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Shipyard Employment eTool: Barge Cleaning Operations
General Requirements Shipbuilding Ship Repair Shipbreaking Barge Cleaning

Barge Cleaning Operations » Chemical Cargo Barges


Chemical cargo barge cleaning is the process of removing residual cargo and cleaning the tanks on the barge in order to load a new or different cargo, inspect, or repair. Cleaning may be conducted on a barge while at a pier, in a drydock, while beached, or at anchor. The cleaning process normally includes:

Each of these steps include many of the same hazards. The most important hazards are to due flammable materials, and inhalation or skin contact from chemical exposures. It is important to address Hazard Communication [29 CFR 1915.1200], personal protective equipment [29 CFR 1915 Subpart I], and the exposure limits in 29 CFR 1915 Subpart Z. These hazards should be evaluated throughout the barge cleaning process.

Additional Resources:

  • NIOSH Pocket Guide
  • NFPA 306, Control of Gas Hazards on Vessels. National Fire Protection Association.
  • 33 CFR, Subpart 154 - Facilities Transferring Oil or Hazardous Materials in Bulk. This regulation is available on-line through the GPO Access website.
    • 154.735 - Safety Requirements. U.S. Coast Guard. This regulation allows for the incorporation of the International Safety Guide for Oil Tankers & Terminals (ISGOTT) guide for tank cleaning under 33 CFR 154.735(s)(1-3).
  • OCIMF International Safety Guide for Oil Tankers & Terminals. International Chamber of Shipping (ICS). This document outlines the international standard for cleaning tanks.
  • Safety Guidelines For Tank Vessel Cleaning Facilities. American Waterways Shipyard Conference. This guideline was created by the American Waterways Shipyard Conference (AWSC). AWSC merged with the Shipbuilders Council of America (SCA) in 1999.

Note: Confined space entry is one of the leading hazards associated with barge cleaning. Review the Ship Repair: Confined or Enclosed Spaces and Other Dangerous Atmospheres chapter for information on how to protect workers from this hazard.


Step 1: Pre-Planning and Preparing to Clean
Figure 1: Mooring the barge and standing away from the edge
Figure 1: Mooring the barge and standing away from the edge.

Figure 2: Barge in the process of mooring up
Figure 2: Barge in the process of mooring up.

Figure 3: Connecting grounding static charge prevention
Figure 3: Connecting grounding static charge prevention.

Figure 4: Barge grounding clamp and cable
Figure 4: Barge grounding clamp and cable.

Figure 5: Barge grounding clamp and cable
Figure 5: Barge grounding clamp and cable.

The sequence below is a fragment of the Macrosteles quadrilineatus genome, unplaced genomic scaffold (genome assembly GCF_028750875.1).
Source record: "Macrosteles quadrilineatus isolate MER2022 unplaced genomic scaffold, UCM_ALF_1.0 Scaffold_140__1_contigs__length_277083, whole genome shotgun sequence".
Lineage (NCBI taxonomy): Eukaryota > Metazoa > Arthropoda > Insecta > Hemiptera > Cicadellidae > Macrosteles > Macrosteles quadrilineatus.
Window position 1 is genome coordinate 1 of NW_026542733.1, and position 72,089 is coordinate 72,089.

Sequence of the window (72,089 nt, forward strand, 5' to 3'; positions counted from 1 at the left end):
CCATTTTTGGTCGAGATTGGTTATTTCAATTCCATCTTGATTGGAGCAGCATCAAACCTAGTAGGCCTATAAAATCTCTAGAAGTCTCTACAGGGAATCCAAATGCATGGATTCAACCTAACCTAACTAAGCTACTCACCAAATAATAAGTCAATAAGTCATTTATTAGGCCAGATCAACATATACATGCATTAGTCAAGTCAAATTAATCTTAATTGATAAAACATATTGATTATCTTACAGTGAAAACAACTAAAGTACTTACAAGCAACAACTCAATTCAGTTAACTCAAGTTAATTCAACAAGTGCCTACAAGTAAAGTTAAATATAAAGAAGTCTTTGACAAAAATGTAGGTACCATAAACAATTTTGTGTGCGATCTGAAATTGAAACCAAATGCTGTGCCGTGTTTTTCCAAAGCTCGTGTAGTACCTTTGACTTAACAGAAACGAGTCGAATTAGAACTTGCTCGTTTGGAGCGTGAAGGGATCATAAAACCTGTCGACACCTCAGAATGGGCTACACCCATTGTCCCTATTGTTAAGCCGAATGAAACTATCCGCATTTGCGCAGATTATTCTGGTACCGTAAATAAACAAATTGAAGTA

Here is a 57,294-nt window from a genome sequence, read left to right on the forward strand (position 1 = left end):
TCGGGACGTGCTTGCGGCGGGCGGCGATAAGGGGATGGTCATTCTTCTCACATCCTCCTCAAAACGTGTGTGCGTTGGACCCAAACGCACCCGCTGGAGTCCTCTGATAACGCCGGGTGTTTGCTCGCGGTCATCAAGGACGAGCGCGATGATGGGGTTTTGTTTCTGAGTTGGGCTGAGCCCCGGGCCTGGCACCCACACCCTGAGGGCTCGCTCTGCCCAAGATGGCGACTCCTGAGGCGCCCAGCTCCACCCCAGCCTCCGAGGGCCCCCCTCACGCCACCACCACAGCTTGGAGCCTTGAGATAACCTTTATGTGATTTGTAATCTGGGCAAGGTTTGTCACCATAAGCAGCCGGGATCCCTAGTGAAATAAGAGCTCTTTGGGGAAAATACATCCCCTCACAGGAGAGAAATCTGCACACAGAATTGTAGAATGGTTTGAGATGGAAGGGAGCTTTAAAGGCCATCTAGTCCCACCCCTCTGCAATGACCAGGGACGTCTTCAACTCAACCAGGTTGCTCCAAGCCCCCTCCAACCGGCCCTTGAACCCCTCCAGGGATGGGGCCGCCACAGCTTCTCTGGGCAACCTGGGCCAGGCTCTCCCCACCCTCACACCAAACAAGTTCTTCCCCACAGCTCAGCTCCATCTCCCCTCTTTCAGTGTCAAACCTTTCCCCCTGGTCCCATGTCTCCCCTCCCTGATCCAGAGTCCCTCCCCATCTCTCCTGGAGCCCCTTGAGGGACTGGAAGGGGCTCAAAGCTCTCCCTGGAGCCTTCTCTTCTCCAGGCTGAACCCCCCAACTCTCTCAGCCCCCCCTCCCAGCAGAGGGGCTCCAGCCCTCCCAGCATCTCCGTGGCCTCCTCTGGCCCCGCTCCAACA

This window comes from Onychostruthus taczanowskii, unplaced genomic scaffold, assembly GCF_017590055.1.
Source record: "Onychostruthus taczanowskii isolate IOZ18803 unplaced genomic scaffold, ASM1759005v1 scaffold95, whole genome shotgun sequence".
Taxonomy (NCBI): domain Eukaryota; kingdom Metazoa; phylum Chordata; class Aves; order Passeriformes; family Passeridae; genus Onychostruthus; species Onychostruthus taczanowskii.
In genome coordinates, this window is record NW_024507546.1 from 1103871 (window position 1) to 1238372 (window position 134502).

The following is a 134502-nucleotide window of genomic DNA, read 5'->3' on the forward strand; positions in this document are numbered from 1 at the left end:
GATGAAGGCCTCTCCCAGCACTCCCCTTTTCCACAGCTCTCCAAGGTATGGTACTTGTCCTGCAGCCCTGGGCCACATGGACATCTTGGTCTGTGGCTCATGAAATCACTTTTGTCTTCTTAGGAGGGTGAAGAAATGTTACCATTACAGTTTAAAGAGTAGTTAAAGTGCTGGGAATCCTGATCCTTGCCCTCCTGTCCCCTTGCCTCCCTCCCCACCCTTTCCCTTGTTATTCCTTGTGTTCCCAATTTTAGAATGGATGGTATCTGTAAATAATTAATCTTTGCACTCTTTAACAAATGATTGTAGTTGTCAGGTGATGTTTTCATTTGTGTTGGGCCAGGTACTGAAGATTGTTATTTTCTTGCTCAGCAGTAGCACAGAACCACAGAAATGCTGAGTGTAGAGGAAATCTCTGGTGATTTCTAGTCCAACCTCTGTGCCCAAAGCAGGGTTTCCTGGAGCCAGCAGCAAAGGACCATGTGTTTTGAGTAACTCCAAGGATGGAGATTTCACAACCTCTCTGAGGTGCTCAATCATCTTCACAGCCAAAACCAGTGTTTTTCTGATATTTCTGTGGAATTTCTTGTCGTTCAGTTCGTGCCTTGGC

Figure 6: Mail box on barge for MSDS information
Figure 6: Mailbox on barge for MSDS information.

Figure 7: Workers reviewing MSDS information before work begins
Figure 7: Workers reviewing MSDS information before work begins.

Figure 8: Shipyard Competent Person (SCP) checking atmosphere prior to entry
Figure 8: Shipyard Competent Person (SCP) checking atmosphere prior to entry.

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Step 2: Setup for Cleaning
Figure 9: Releasing pressure and opening cover
Figure 9: Releasing pressure and opening cover.

Figure 10: Opening cover after pressure released
Figure 10: Opening cover after pressure release.

Figure 11: Access ramp to barge
Figure 11: Access ramp to barge.

Includes setting up cleaning equipment, opening covers and manholes, and visually inspecting tanks from the outside.

The following safety and health information should be reviewed:

Additional Resources:

Figure 12: Access to walkway to barge
Figure 12: Access walkway to barge.

Figure 13: Part of a butterworth nozzle used for tank cleaning
Figure 13: Part of a butterworth nozzle used for tank cleaning.

Figure 14: Fire station
Figure 14: Fire station.

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Step 3: Cleaning
Figure 15: Corpus blower with proper guards and grounded with alligator clip ventilating fuel tank
Figure 15: Corpus blower with proper guards and grounded with alligator clip ventilating fuel tank.

Figure 16: Butterworth nozzle used for tank washing
Figure 16: Butterworth nozzle used for tank washing.

Includes the cleaning processes, such as tank washing, pumping of residues, ventilating for entry, entry procedures, hand-cleaning in tanks, and cleaning of piping and pumps.

The following safety and health information should be reviewed:

Figure 17: Butterworth nozzle used for tank cleaning
Figure 17: Butterworth nozzle used for tank washing.

Figure 18: Worker hooking up suction hose
Figure 18: Worker hooking up suction hose.

Figure 19: Blower venting a tank
Figure 19: Blower venting a tank.

Figure 20: Confined Space Log
Figure 20: Confined Space Log.

Figure 21: Tank entry and hold watch
Figure 21: Tank entry and hold watch.

Figure 22: Washing barge tank
Figure 22: Washing barge tank.

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Step 4: Completion
Figure 23: Suction hose properly stored out of the way
Figure 23: Suction hose properly stored out of the way.

Figure 24: Final inspection
Figure 24: Final inspection.

Figure 25: Barge void space hatch being opened or closed
Figure 25: Barge void space hatch being opened or closed.

Includes obtaining gas free/product certifications if necessary, final inspection, equipment removal and closing up the barge (closing of butterworth and manhole lids).

The following safety and health information should be reviewed:

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